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Medical Science Monitor Basic Research

AmJCaseRep
MedSciTechnol

eISSN: 2329-0358

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The effect of clinical and biochemical donor parameters on pancreatic islet isolation yield from cadaveric organ donors

P Fiedor, E R Goodman, R S Sung, J Czerwinski, W Rowinski, M A Hardy

Ann Transplant 1996; 1(1): 59-62

ID: 496623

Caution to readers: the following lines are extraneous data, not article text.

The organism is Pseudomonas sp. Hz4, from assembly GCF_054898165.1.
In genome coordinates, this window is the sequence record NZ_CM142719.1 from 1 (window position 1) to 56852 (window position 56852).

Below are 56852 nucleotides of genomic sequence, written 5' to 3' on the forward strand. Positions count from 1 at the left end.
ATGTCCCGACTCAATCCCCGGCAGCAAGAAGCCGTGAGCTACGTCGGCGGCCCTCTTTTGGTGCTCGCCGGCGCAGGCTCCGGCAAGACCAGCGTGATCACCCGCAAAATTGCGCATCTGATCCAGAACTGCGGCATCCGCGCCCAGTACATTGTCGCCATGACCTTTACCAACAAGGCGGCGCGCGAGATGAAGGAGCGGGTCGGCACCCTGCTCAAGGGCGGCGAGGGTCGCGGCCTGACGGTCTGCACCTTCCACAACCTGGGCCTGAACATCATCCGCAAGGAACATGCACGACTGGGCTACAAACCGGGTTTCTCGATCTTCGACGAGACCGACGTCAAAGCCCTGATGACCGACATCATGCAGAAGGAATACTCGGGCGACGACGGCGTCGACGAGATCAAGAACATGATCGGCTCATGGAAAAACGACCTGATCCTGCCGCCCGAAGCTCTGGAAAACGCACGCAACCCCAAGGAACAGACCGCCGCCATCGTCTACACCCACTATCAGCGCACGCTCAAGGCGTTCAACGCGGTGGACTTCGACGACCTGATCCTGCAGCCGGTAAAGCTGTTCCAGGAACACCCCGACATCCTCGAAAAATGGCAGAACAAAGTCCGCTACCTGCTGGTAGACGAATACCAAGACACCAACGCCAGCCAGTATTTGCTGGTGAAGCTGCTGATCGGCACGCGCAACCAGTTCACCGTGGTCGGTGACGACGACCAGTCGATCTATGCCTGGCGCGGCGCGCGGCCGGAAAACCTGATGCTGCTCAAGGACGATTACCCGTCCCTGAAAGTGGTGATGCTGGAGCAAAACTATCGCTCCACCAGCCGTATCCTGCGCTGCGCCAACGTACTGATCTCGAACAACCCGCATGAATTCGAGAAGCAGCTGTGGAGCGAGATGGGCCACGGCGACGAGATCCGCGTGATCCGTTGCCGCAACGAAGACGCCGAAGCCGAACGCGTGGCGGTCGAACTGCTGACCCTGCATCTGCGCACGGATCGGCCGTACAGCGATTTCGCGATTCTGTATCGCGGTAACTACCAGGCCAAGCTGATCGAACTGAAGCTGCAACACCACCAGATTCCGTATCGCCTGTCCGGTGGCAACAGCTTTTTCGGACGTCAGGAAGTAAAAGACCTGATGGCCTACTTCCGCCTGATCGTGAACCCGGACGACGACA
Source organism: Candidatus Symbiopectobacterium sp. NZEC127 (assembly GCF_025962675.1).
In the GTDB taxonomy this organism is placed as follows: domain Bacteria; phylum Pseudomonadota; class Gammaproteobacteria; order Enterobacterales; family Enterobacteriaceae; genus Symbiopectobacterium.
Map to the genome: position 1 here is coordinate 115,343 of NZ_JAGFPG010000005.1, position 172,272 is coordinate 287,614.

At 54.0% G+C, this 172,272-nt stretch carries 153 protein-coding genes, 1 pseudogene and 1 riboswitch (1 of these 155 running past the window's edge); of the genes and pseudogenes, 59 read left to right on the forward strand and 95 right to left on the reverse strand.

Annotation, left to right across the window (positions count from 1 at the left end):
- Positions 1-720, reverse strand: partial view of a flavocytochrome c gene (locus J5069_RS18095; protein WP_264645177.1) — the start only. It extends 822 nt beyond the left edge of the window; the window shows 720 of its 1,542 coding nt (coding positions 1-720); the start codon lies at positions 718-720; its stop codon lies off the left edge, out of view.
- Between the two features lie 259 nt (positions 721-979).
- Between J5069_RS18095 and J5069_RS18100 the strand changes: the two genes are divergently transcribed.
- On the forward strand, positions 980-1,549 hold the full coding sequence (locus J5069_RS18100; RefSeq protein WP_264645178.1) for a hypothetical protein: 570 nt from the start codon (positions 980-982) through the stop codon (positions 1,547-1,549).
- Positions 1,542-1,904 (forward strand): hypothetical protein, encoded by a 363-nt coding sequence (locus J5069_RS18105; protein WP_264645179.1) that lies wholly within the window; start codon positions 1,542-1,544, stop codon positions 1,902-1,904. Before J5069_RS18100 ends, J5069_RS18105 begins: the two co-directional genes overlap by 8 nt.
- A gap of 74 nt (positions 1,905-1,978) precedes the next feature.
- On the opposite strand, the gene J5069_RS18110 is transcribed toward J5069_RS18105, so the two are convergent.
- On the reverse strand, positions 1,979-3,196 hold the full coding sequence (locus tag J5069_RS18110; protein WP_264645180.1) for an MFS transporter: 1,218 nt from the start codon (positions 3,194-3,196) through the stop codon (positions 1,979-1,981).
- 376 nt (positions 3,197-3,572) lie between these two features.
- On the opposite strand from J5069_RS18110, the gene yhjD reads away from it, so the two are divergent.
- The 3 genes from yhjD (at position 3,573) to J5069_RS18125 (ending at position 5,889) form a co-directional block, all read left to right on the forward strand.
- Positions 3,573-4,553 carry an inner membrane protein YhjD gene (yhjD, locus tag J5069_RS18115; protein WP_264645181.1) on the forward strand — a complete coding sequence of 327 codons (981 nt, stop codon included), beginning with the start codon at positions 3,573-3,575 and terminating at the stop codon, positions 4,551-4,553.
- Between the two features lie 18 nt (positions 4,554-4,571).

The recovery of pancreatic islet cells from cadaveric donors for allotransplantation may depend on the functional condition of the pancreas of the donor prior to organ harvesting. We examined donor hemodynamic and biochemical parameters and their effects on the subsequent yield of islet cells after harvesting. All pancreata were flushed and preserved in University of Wisconsin (UW) solution and digested using automated method within 8 hours. In the first analysis, digestions were divided into high-yield (> 2000 IEQ/g pancreas), and low-yield «2000 IEQ/g) groups and donor variables were averaged for each group. Donors whose pancreata yielded >2000 IEQ/g received significantly greater amounts of Dopamine (14.43 ,ug/kg/min vs 9.35 mg/kg/min, p=0.05). The daily urine output between groups was also significantly different. Maximum systolic blood pressure (SBP), minimum systolic blood pressure, use of vasopressin, length of hospitalization, and maximum base deficit were compared between the two groups. Less severe hypoglycemia (lowest blood glucose 143 mg/dL vs 107 mg/dL, p=0.02) and lower amylase levels (36.2 U vs 80.7, p=0.07 were noted in the high-yield group. A trend towards higher islet yields was associated with lowest hourly urine output >60 (2040 IEQ/g vs 1649 IEQ/g p=O.09), maximum SBP> 200 (2097 vs 1673, p=0.07, and surprisingly, lowest SBP below 80 (2013 vs 1742, p

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